Harris on ADA Mediation
On SSRN, Seth Harris has just posted Disabilities Accommodation, Transaction Costs, and Mediation: Evidence From the EEOC's Mediation Program, an interesting empirical study. The abstract:
This paper examines whether mediators' job is different and more difficult when workers and employers are negotiating over a disabilities accommodation issue as compared with negotiations over other employment discrimination issues. The mediator's job includes getting the parties to exchange information, and at times acquire information, and to accept the new information as relevant to their expectations about the negotiation's results. This paper focuses on transaction costs in disabilities accommodations negotiations that might make this aspect of the mediator's job more difficult. Specifically, if the information needed in disabilities accommodations negotiations is more complex, more extensive, and more closely held by the parties, the mediator's job in those negotiations will be more difficult.
There are several grounds for speculation that the mediator's role in disabilities accommodations negotiations is different. First, workers' rights and employers' responsibilities under the ADA's accommodation mandate are more ambiguous and contingent than under most other anti-discrimination statutes. Second, and closely related, employers may enter negotiations with a bias against accommodations claims. Third, although common to many negotiations, bilateral asymmetric information may be a particular problem in disabilities accommodation negotiations.
Finally, finding an effective and efficient accommodation can be a vastly more complex undertaking than, for example, calculating and remedying a discriminatory pay differential or redressing a discriminatory firing or demotion decision.
Using data from the U.S. Equal Employment Opportunity Commission's mediation program, this paper offers preliminary evidence regarding differences between disabilities accommodation negotiations and negotiations over other employment discrimination issues. It offers an original analysis of a data set constructed by E. Patrick McDermott and his co-authors from a survey of participants in the EEOC's mediation program. The participants' responses offer indirect evidence of differences in the informational transaction costs that arise in disabilities accommodations negotiations and negotiations over other employment discrimination issues.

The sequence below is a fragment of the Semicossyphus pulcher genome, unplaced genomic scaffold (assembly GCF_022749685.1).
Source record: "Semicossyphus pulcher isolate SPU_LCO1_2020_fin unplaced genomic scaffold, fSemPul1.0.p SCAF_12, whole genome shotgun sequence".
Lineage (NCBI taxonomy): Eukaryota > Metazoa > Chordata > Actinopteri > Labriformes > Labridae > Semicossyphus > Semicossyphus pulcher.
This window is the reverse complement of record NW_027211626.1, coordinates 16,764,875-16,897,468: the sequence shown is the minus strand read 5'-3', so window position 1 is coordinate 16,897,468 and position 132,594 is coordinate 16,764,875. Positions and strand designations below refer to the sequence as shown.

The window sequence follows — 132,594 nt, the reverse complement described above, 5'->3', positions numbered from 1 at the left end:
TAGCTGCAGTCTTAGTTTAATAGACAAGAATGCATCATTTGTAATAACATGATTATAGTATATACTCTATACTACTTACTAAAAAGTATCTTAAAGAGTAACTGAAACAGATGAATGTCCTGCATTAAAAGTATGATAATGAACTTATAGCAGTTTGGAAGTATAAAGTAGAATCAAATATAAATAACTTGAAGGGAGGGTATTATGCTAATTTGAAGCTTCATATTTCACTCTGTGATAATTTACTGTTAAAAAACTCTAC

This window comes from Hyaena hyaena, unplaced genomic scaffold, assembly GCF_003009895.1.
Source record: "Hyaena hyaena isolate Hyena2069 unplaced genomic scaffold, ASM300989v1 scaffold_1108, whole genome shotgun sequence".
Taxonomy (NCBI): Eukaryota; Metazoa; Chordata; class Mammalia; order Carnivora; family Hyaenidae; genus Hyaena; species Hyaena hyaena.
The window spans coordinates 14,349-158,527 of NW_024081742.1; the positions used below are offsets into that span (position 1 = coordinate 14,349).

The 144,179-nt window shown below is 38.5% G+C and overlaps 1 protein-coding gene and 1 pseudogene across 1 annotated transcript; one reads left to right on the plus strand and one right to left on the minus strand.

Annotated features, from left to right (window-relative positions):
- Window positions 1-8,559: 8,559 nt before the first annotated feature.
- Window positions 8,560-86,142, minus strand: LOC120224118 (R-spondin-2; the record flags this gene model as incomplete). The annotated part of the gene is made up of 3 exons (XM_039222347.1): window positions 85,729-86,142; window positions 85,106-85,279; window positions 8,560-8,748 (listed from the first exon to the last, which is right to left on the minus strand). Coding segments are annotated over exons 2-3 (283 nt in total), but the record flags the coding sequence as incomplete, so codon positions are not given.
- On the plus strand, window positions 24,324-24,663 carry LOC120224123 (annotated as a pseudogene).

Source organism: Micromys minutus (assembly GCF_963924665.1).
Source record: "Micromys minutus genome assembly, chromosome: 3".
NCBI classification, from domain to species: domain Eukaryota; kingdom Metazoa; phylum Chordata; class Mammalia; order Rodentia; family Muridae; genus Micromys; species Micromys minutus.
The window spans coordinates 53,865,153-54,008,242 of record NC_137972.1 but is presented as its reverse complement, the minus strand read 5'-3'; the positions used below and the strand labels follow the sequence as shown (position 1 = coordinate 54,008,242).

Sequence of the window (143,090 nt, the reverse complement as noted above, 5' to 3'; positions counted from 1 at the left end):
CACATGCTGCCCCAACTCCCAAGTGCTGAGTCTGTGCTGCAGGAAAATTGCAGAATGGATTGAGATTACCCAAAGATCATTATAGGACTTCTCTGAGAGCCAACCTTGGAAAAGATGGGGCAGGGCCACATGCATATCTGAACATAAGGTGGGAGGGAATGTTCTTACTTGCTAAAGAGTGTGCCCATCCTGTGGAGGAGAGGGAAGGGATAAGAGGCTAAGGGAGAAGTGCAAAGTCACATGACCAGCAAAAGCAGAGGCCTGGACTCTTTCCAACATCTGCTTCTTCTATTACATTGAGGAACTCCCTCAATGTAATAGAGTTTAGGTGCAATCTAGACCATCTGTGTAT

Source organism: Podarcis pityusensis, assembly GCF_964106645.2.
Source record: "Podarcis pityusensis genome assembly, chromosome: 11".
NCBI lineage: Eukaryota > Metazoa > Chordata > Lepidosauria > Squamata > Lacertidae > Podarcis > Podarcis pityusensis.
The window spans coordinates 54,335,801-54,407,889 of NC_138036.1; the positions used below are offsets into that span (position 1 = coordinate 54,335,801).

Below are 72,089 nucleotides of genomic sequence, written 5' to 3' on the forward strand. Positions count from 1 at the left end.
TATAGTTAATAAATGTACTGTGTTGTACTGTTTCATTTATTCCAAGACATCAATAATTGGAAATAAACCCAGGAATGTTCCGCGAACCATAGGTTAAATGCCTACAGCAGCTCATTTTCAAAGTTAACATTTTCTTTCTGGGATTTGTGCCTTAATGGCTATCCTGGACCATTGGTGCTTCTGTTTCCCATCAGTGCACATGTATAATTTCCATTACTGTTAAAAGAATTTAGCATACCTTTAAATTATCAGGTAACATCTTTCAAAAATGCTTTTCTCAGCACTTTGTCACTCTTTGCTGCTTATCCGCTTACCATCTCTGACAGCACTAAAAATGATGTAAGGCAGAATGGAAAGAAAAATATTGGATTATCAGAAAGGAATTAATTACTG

The legal literature identifies three methods that mediators use to overcome informational transaction costs: (1) mediators improve information exchange; (2) mediators help to de-bias negotiations; (3) mediators serve as bridges to information about solutions to accommodations problems and, in selected cases, propose solutions that the participants would not or could not propose themselves. Participants were asked to react to five favorable statements about their mediators that were reasonable proxies for these techniques. I found statistically significant, if small, differences between the responses of participants in disabilities accommodations negotiations and participants in negotiations over other kinds of employment discrimination issues. This evidence suggests that mediators have a more difficult time using these techniques to overcome transaction costs in disabilities accommodation negotiations. Thus, because they are harder to overcome, we can deduce that there is something different about informational transaction costs in disabilities accommodations negotiations.
The evidence suggests three conclusions about what the differences are. First, information exchange is more difficult in disabilities accommodations negotiations. Second, the mediators' role in proposing solutions and providing information about possible solutions is more critical to disabilities accommodations negotiations. Finally, disabilities accommodations negotiations are more likely to be stalled and frustrated by employers' biases against disabilities accommodations.